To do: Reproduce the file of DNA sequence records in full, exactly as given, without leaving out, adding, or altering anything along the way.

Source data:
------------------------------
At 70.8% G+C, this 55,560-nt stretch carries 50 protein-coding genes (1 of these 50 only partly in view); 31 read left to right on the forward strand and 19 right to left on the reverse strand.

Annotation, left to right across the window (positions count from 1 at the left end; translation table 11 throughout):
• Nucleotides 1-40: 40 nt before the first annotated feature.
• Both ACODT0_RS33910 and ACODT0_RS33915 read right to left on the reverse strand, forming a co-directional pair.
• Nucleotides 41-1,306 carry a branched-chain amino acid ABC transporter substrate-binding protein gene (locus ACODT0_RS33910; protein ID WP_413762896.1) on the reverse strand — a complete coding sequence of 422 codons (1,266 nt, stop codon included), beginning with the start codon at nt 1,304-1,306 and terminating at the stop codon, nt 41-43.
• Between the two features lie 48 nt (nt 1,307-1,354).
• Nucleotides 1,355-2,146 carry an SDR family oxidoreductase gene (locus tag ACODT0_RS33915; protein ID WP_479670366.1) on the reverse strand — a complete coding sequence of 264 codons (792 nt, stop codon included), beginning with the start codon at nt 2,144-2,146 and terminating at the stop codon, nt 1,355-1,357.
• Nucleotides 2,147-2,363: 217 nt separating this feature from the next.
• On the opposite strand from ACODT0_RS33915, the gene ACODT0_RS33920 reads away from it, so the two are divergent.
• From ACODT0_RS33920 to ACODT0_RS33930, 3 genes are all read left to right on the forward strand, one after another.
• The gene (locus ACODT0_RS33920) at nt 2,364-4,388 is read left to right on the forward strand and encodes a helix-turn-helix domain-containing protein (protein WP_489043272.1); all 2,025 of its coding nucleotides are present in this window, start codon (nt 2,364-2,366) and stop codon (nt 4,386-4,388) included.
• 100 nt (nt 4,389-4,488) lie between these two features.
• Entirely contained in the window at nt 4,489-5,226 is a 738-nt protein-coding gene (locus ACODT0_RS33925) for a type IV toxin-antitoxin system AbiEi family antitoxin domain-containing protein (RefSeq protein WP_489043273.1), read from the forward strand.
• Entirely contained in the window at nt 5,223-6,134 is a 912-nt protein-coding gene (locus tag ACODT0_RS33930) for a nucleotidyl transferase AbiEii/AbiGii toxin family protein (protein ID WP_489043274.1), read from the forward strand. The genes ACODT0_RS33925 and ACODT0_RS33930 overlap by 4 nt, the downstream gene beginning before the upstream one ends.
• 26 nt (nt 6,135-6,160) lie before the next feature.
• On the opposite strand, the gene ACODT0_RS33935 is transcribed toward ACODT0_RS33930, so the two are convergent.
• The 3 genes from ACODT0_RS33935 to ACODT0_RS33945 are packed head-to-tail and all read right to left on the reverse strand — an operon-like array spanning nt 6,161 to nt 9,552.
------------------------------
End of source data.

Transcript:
At 70.8% G+C, this 55,560-nt stretch carries 50 protein-coding genes (1 of these 50 only partly in view); 31 read left to right on the forward strand and 19 right to left on the reverse strand.

Annotation, left to right across the window (positions count from 1 at the left end; translation table 11 throughout):
• Nucleotides 1-40: 40 nt before the first annotated feature.
• Both ACODT0_RS33910 and ACODT0_RS33915 read right to left on the reverse strand, forming a co-directional pair.
• Nucleotides 41-1,306 carry a branched-chain amino acid ABC transporter substrate-binding protein gene (locus ACODT0_RS33910; protein ID WP_413762896.1) on the reverse strand — a complete coding sequence of 422 codons (1,266 nt, stop codon included), beginning with the start codon at nt 1,304-1,306 and terminating at the stop codon, nt 41-43.
• Between the two features lie 48 nt (nt 1,307-1,354).
• Nucleotides 1,355-2,146 carry an SDR family oxidoreductase gene (locus tag ACODT0_RS33915; protein ID WP_479670366.1) on the reverse strand — a complete coding sequence of 264 codons (792 nt, stop codon included), beginning with the start codon at nt 2,144-2,146 and terminating at the stop codon, nt 1,355-1,357.
• Nucleotides 2,147-2,363: 217 nt separating this feature from the next.
• On the opposite strand from ACODT0_RS33915, the gene ACODT0_RS33920 reads away from it, so the two are divergent.
• From ACODT0_RS33920 to ACODT0_RS33930, 3 genes are all read left to right on the forward strand, one after another.
• The gene (locus ACODT0_RS33920) at nt 2,364-4,388 is read left to right on the forward strand and encodes a helix-turn-helix domain-containing protein (protein WP_489043272.1); all 2,025 of its coding nucleotides are present in this window, start codon (nt 2,364-2,366) and stop codon (nt 4,386-4,388) included.
• 100 nt (nt 4,389-4,488) lie between these two features.
• Entirely contained in the window at nt 4,489-5,226 is a 738-nt protein-coding gene (locus ACODT0_RS33925) for a type IV toxin-antitoxin system AbiEi family antitoxin domain-containing protein (RefSeq protein WP_489043273.1), read from the forward strand.
• Entirely contained in the window at nt 5,223-6,134 is a 912-nt protein-coding gene (locus tag ACODT0_RS33930) for a nucleotidyl transferase AbiEii/AbiGii toxin family protein (protein ID WP_489043274.1), read from the forward strand. The genes ACODT0_RS33925 and ACODT0_RS33930 overlap by 4 nt, the downstream gene beginning before the upstream one ends.
• 26 nt (nt 6,135-6,160) lie before the next feature.
• On the opposite strand, the gene ACODT0_RS33935 is transcribed toward ACODT0_RS33930, so the two are convergent.
• The 3 genes from ACODT0_RS33935 to ACODT0_RS33945 are packed head-to-tail and all read right to left on the reverse strand — an operon-like array spanning nt 6,161 to nt 9,552.